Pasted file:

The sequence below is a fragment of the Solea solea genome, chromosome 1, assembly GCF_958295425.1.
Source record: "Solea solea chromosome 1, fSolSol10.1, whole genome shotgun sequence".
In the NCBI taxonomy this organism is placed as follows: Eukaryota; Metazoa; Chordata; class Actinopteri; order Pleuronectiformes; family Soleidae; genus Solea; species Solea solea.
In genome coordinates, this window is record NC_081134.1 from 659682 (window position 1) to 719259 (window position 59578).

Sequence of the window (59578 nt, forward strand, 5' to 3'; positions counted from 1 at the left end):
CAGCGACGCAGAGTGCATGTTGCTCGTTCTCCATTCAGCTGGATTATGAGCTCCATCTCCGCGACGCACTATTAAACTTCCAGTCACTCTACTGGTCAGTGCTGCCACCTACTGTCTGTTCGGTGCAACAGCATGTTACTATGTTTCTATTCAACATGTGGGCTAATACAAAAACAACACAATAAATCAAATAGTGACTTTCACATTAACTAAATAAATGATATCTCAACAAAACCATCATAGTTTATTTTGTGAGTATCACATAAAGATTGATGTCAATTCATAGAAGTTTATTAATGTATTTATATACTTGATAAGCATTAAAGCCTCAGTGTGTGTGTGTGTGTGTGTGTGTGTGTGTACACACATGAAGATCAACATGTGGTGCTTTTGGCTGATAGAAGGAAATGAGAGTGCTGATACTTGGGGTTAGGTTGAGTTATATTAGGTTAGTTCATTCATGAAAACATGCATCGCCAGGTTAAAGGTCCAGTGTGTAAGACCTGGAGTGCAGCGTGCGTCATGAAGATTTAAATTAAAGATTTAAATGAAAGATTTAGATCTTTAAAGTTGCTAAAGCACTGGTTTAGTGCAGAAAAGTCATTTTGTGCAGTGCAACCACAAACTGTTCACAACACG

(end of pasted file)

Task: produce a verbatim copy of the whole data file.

The sequence below is a fragment of the Solea solea genome, chromosome 1, assembly GCF_958295425.1.
Source record: "Solea solea chromosome 1, fSolSol10.1, whole genome shotgun sequence".
In the NCBI taxonomy this organism is placed as follows: Eukaryota; Metazoa; Chordata; class Actinopteri; order Pleuronectiformes; family Soleidae; genus Solea; species Solea solea.
In genome coordinates, this window is record NC_081134.1 from 659682 (window position 1) to 719259 (window position 59578).

Sequence of the window (59578 nt, forward strand, 5' to 3'; positions counted from 1 at the left end):
CAGCGACGCAGAGTGCATGTTGCTCGTTCTCCATTCAGCTGGATTATGAGCTCCATCTCCGCGACGCACTATTAAACTTCCAGTCACTCTACTGGTCAGTGCTGCCACCTACTGTCTGTTCGGTGCAACAGCATGTTACTATGTTTCTATTCAACATGTGGGCTAATACAAAAACAACACAATAAATCAAATAGTGACTTTCACATTAACTAAATAAATGATATCTCAACAAAACCATCATAGTTTATTTTGTGAGTATCACATAAAGATTGATGTCAATTCATAGAAGTTTATTAATGTATTTATATACTTGATAAGCATTAAAGCCTCAGTGTGTGTGTGTGTGTGTGTGTGTGTGTGTACACACATGAAGATCAACATGTGGTGCTTTTGGCTGATAGAAGGAAATGAGAGTGCTGATACTTGGGGTTAGGTTGAGTTATATTAGGTTAGTTCATTCATGAAAACATGCATCGCCAGGTTAAAGGTCCAGTGTGTAAGACCTGGAGTGCAGCGTGCGTCATGAAGATTTAAATTAAAGATTTAAATGAAAGATTTAGATCTTTAAAGTTGCTAAAGCACTGGTTTAGTGCAGAAAAGTCATTTTGTGCAGTGCAACCACAAACTGTTCACAACACG